Salted Peanut Butter Cookies

These peanut butter cookies from our Brooklyn bakery Ovenly are super-simple, but completely addictive.

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Aug 13 2017, 7:00pm

Photo : Winona Barton-Ballentine pour Ovenly cookbook.

Servings: 12
Prep: 30 minutes
Total: 30 minutes

Ingredients
1 3/4 cups (packed) light brown sugar
2 large eggs, at room temperature
1/2 teaspoon vanilla extract
1 3/4 cups peanut butter (see Chef's Tip)
Coarse-grained sea salt, for garnish

Directions

1. Preheat the oven to 350°F. Line a rimmed sheet pan with parchment paper.

2. In a medium bowl, vigorously whisk together the light brown sugar and eggs until incorporated. Whisk in the vanilla extract. Add the peanut butter and mix with a spatula until smooth and completely incorporated, and until no ribbons of peanut butter can be seen. You know the dough is ready when it has the consistency of Play-Doh.

3. Using a scoop or a spoon, form the dough into 12 approximately 2-inch (2- to 2 1/4-ounce) balls and place them on the prepared rimmed sheet pan. For smaller cookies, use a heaping tablespoon.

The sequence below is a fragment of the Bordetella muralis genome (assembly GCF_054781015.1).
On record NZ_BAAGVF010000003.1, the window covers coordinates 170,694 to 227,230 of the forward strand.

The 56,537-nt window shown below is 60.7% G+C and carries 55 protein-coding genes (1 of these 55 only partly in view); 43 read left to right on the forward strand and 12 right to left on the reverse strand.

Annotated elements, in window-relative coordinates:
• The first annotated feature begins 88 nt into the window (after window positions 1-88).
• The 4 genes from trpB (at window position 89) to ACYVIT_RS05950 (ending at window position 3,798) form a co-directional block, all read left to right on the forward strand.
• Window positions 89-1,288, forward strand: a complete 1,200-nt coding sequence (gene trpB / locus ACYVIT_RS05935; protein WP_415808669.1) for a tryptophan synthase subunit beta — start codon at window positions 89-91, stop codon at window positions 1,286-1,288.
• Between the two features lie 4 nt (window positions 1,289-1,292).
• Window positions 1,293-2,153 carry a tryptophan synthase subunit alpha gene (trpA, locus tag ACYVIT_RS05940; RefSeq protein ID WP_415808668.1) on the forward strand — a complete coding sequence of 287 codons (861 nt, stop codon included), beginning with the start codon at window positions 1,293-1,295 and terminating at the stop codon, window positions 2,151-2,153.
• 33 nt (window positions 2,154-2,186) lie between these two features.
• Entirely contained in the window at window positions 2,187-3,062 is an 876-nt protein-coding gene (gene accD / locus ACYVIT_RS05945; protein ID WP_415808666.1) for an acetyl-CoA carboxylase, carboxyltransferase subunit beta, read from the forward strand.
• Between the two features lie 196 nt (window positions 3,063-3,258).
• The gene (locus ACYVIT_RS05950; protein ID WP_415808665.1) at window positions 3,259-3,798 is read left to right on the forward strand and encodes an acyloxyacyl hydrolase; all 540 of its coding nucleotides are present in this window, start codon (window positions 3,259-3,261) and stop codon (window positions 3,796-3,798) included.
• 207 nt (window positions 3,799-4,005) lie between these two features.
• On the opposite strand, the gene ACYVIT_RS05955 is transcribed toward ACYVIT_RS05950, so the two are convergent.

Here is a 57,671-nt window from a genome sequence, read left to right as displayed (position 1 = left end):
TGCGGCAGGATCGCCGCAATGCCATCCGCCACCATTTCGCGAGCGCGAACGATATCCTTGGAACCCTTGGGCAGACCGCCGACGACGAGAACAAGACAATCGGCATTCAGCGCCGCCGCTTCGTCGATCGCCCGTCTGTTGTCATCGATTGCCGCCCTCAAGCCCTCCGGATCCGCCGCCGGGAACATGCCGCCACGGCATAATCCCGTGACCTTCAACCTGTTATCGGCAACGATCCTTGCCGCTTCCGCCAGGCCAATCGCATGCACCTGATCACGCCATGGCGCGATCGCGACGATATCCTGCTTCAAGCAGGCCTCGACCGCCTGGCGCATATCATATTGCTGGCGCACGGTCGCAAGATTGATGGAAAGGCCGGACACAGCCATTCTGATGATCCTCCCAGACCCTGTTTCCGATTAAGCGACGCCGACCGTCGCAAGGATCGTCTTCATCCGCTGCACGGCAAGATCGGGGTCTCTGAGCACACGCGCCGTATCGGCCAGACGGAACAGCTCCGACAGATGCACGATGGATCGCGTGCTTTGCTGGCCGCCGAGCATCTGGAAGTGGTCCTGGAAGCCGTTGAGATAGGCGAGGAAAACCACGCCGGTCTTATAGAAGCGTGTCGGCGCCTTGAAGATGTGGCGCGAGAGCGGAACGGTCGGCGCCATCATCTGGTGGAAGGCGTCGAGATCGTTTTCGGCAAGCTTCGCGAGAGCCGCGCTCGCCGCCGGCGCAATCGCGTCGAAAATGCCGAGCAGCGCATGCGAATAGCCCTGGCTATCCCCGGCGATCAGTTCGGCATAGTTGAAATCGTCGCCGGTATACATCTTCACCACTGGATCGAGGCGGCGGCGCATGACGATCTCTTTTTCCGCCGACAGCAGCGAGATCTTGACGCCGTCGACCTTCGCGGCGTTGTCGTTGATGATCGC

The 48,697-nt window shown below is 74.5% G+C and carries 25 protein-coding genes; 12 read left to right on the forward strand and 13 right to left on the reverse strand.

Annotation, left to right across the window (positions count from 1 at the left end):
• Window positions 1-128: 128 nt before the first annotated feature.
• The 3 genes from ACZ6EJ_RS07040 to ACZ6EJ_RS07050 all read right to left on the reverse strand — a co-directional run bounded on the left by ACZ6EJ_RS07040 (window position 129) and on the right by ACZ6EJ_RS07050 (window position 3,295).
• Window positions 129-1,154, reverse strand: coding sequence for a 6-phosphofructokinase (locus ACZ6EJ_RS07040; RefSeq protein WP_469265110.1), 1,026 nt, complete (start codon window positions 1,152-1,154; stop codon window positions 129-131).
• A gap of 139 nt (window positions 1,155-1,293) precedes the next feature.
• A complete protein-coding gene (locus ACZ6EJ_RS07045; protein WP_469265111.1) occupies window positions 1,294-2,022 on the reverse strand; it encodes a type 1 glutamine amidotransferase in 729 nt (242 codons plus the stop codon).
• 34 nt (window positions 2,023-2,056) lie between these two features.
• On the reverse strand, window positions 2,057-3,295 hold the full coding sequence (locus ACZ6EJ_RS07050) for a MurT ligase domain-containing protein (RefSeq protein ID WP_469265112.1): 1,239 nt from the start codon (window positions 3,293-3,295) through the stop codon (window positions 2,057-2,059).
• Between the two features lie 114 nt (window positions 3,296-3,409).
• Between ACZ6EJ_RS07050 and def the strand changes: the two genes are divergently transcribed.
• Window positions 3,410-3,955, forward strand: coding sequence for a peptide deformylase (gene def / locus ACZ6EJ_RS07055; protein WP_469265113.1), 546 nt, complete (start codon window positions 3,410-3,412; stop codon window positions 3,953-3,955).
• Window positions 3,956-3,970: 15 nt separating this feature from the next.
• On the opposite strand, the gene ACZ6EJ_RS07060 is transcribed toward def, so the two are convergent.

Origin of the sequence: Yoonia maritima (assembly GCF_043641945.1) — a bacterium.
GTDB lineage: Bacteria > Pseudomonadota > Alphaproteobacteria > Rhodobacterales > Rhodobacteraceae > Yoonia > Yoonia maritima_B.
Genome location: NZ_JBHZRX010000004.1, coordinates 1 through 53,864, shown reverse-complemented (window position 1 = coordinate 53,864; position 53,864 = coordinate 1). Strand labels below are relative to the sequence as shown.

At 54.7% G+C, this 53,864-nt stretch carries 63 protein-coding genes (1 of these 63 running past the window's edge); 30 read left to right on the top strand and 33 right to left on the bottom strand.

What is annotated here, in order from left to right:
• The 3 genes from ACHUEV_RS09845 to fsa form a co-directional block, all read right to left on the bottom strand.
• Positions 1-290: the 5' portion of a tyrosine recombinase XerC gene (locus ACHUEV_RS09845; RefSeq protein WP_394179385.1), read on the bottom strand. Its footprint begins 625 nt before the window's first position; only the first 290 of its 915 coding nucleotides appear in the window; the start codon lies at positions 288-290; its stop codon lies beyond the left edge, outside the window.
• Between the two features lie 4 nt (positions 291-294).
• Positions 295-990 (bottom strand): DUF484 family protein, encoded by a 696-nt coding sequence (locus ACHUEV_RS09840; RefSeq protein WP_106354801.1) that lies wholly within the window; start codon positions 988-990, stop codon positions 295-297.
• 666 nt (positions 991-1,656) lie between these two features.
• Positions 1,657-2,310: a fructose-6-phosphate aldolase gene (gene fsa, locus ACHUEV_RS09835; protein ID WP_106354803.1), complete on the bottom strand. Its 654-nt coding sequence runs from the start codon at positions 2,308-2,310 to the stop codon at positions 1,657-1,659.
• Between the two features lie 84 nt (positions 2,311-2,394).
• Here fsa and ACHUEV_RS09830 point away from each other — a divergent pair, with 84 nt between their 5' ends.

4. Sprinkle the dough balls lightly with coarse-grained sea salt just before baking. Bake for 20 to 22 minutes, turning the rimmed sheet pan once halfway through baking (for smaller cookies, bake for 16 to 18 minutes). When finished, the cookies will be lightly golden and cracked on top. Let cool completely before serving.

5. You can bake these cookies as soon as the dough is prepared, but they will retain their shape better if you freeze them for 15 minutes before baking. Chef's Tip: While the all-natural stuff works just fine, Skippy is our peanut butter brand of choice for this recipe as we've found it retains the dough shape best. These tasty cookies are gluten-free!

Excerpted from Ovenly by Agatha Kulaga & Erin Patinkin (Harlequin). Copyright © 2014. Photograph by Winona Barton-Ballentine.

From A Potential Craigslist Creep Ended Up Being My Bakery's Angel Investor My Road to Bakery Success Was Paved With Rotten Meat and Termite Wings Chef's Night Out: Agatha Kulaga and Erin Patinkin of Ovenly